No safe level of coal dust exposure as miner's disease makes comeback
The health of thousands of past and present coal mine workers is potentially at risk, in the wake of revelations that black lung disease is making a comeback.
Since May last year, Queensland has confirmed 15 cases of Coal Worker's Pneumoconiosis (CWP), a fatal, incurable disease thought to have been eliminated 30 years ago in Australia by tighter regulations and modern mining methods.
Researchers say there is little scientific evidence for current regulations on exposure to coal dust.
Clinical director of the University of Melbourne's Lung Health Research Centre, Professor Lou Irving, said scientists do not even know if there is a safe level of exposure.
"There are regulations limiting the amount of dust that coal miners can be exposed to, but they have no basis in science," Professor Irving said.
"We simply do not know at what point exposure to dust triggers lung stiffening, or fibrosis and we urgently need to address this so we can catch it before it becomes incurable."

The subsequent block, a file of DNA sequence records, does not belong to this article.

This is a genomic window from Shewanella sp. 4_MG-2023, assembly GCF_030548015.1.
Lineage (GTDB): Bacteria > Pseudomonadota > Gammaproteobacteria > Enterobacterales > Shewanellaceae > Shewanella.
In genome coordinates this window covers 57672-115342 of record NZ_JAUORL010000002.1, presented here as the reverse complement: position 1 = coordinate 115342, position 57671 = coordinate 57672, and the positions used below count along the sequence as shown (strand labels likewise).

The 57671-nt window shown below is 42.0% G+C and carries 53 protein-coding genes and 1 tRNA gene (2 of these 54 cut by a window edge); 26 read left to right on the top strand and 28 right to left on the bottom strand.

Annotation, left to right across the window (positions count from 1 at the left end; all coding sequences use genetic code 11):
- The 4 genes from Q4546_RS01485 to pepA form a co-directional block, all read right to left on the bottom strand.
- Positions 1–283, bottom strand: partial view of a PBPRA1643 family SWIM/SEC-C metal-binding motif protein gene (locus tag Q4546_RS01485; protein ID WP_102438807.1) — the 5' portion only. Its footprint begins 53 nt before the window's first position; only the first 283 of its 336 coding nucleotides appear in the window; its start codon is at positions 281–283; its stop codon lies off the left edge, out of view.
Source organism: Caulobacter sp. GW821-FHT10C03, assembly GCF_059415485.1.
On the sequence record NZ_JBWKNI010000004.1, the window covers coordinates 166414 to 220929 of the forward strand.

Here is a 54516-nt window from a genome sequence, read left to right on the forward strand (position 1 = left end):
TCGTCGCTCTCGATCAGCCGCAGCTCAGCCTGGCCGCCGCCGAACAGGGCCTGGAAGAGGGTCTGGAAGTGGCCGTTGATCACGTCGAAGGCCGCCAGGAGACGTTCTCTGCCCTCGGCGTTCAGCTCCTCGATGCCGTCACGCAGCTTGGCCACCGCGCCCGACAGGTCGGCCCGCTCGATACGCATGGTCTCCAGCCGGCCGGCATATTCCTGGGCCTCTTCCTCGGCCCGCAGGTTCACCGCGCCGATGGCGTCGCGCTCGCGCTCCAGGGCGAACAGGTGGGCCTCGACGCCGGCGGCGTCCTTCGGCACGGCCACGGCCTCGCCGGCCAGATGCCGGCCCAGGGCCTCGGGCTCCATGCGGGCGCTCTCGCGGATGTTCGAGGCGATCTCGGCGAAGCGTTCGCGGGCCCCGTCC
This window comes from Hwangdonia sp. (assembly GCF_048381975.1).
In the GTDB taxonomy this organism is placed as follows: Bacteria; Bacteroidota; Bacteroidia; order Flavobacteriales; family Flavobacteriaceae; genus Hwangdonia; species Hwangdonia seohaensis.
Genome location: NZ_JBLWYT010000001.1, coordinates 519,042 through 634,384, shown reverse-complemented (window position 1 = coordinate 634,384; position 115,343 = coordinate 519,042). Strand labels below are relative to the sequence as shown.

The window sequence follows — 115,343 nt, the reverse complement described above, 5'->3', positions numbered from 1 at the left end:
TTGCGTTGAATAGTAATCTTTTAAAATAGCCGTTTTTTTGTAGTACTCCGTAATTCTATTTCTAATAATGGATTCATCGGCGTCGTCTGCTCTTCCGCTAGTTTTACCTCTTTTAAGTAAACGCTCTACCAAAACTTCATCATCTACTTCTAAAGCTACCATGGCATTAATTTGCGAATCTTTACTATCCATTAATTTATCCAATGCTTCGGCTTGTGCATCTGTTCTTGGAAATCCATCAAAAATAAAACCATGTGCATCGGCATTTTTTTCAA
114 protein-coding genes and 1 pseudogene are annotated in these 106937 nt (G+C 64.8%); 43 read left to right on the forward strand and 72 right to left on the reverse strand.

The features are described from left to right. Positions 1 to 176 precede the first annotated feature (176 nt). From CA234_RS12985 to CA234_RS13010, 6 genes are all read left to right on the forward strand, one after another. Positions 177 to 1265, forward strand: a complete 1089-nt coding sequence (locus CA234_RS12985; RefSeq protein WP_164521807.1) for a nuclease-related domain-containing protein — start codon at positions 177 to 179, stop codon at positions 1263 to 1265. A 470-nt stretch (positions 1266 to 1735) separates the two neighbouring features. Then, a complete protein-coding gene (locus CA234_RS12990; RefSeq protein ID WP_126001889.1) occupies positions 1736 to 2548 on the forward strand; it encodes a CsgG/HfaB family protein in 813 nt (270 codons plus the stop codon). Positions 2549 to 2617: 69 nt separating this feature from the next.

The Centre, a partnership between the University's Department of Pharmacology and the Royal Melbourne Hospital, has brought together a team of cross-disciplinary researchers to push diagnosis and management of the disease beyond measuring breathing and chest x-rays.
Centre co-director and pharmacologist, Professor Alastair Stewart said new drugs, advanced technology and genomics had opened up new possibilities for this research.
"We can investigate more accurate coal dust exposure levels and monitoring, and use modern techniques to improve screening and investigate individual sensitivity to exposure," Professor Stewart said.
The disease is believed to affect as many as 17 per cent of workers in Chinese coalmines, 36 per cent in Colombia and about 3 per cent in the United States. At its peak in 2008, the Australian coal mining industry employed about 36,700 people, according to the Australian Bureau of Statistics.
"We suspect Australian rates will be similar to the US, but there is so much we don't know," Professor Stewart said.
"The battle against this disease is only just beginning."